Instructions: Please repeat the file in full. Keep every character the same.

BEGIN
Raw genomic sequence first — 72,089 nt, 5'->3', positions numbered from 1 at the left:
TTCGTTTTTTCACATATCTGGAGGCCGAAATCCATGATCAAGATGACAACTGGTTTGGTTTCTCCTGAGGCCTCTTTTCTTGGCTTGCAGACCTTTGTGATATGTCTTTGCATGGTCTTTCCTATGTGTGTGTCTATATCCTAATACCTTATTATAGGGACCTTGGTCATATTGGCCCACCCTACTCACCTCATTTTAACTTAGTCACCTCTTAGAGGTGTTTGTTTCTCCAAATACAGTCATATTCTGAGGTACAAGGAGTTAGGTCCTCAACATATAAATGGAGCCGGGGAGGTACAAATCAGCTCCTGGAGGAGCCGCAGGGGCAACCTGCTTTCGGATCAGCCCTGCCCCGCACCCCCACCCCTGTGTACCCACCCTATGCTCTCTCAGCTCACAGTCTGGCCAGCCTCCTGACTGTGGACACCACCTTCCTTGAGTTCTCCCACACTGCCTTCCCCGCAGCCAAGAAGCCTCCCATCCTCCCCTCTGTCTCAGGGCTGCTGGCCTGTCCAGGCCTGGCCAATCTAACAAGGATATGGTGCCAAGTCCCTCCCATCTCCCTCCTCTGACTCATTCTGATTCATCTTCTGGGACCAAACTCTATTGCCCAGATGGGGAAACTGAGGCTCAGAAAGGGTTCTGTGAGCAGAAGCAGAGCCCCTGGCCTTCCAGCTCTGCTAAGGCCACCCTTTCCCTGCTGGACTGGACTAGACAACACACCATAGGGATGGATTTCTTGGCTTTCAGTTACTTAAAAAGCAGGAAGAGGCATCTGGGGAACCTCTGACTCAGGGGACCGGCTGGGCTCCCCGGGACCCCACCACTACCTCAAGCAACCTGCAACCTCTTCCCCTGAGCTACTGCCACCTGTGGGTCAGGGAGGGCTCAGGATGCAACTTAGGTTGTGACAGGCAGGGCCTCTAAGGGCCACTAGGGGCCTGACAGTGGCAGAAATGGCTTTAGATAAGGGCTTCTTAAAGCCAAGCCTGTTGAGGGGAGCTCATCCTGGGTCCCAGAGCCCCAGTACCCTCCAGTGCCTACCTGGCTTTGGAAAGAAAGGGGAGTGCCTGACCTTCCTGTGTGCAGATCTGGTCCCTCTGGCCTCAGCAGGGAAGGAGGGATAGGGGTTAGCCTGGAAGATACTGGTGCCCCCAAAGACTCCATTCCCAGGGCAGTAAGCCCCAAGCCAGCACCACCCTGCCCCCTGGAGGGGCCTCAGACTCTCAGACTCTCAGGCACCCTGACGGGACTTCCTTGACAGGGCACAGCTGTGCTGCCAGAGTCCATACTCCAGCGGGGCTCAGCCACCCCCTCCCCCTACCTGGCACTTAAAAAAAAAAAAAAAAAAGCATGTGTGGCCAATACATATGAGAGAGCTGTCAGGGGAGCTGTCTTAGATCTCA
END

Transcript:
Raw genomic sequence first — 72,089 nt, 5'->3', positions numbered from 1 at the left:
TTCGTTTTTTCACATATCTGGAGGCCGAAATCCATGATCAAGATGACAACTGGTTTGGTTTCTCCTGAGGCCTCTTTTCTTGGCTTGCAGACCTTTGTGATATGTCTTTGCATGGTCTTTCCTATGTGTGTGTCTATATCCTAATACCTTATTATAGGGACCTTGGTCATATTGGCCCACCCTACTCACCTCATTTTAACTTAGTCACCTCTTAGAGGTGTTTGTTTCTCCAAATACAGTCATATTCTGAGGTACAAGGAGTTAGGTCCTCAACATATAAATGGAGCCGGGGAGGTACAAATCAGCTCCTGGAGGAGCCGCAGGGGCAACCTGCTTTCGGATCAGCCCTGCCCCGCACCCCCACCCCTGTGTACCCACCCTATGCTCTCTCAGCTCACAGTCTGGCCAGCCTCCTGACTGTGGACACCACCTTCCTTGAGTTCTCCCACACTGCCTTCCCCGCAGCCAAGAAGCCTCCCATCCTCCCCTCTGTCTCAGGGCTGCTGGCCTGTCCAGGCCTGGCCAATCTAACAAGGATATGGTGCCAAGTCCCTCCCATCTCCCTCCTCTGACTCATTCTGATTCATCTTCTGGGACCAAACTCTATTGCCCAGATGGGGAAACTGAGGCTCAGAAAGGGTTCTGTGAGCAGAAGCAGAGCCCCTGGCCTTCCAGCTCTGCTAAGGCCACCCTTTCCCTGCTGGACTGGACTAGACAACACACCATAGGGATGGATTTCTTGGCTTTCAGTTACTTAAAAAGCAGGAAGAGGCATCTGGGGAACCTCTGACTCAGGGGACCGGCTGGGCTCCCCGGGACCCCACCACTACCTCAAGCAACCTGCAACCTCTTCCCCTGAGCTACTGCCACCTGTGGGTCAGGGAGGGCTCAGGATGCAACTTAGGTTGTGACAGGCAGGGCCTCTAAGGGCCACTAGGGGCCTGACAGTGGCAGAAATGGCTTTAGATAAGGGCTTCTTAAAGCCAAGCCTGTTGAGGGGAGCTCATCCTGGGTCCCAGAGCCCCAGTACCCTCCAGTGCCTACCTGGCTTTGGAAAGAAAGGGGAGTGCCTGACCTTCCTGTGTGCAGATCTGGTCCCTCTGGCCTCAGCAGGGAAGGAGGGATAGGGGTTAGCCTGGAAGATACTGGTGCCCCCAAAGACTCCATTCCCAGGGCAGTAAGCCCCAAGCCAGCACCACCCTGCCCCCTGGAGGGGCCTCAGACTCTCAGACTCTCAGGCACCCTGACGGGACTTCCTTGACAGGGCACAGCTGTGCTGCCAGAGTCCATACTCCAGCGGGGCTCAGCCACCCCCTCCCCCTACCTGGCACTTAAAAAAAAAAAAAAAAAAGCATGTGTGGCCAATACATATGAGAGAGCTGTCAGGGGAGCTGTCTTAGATCTCA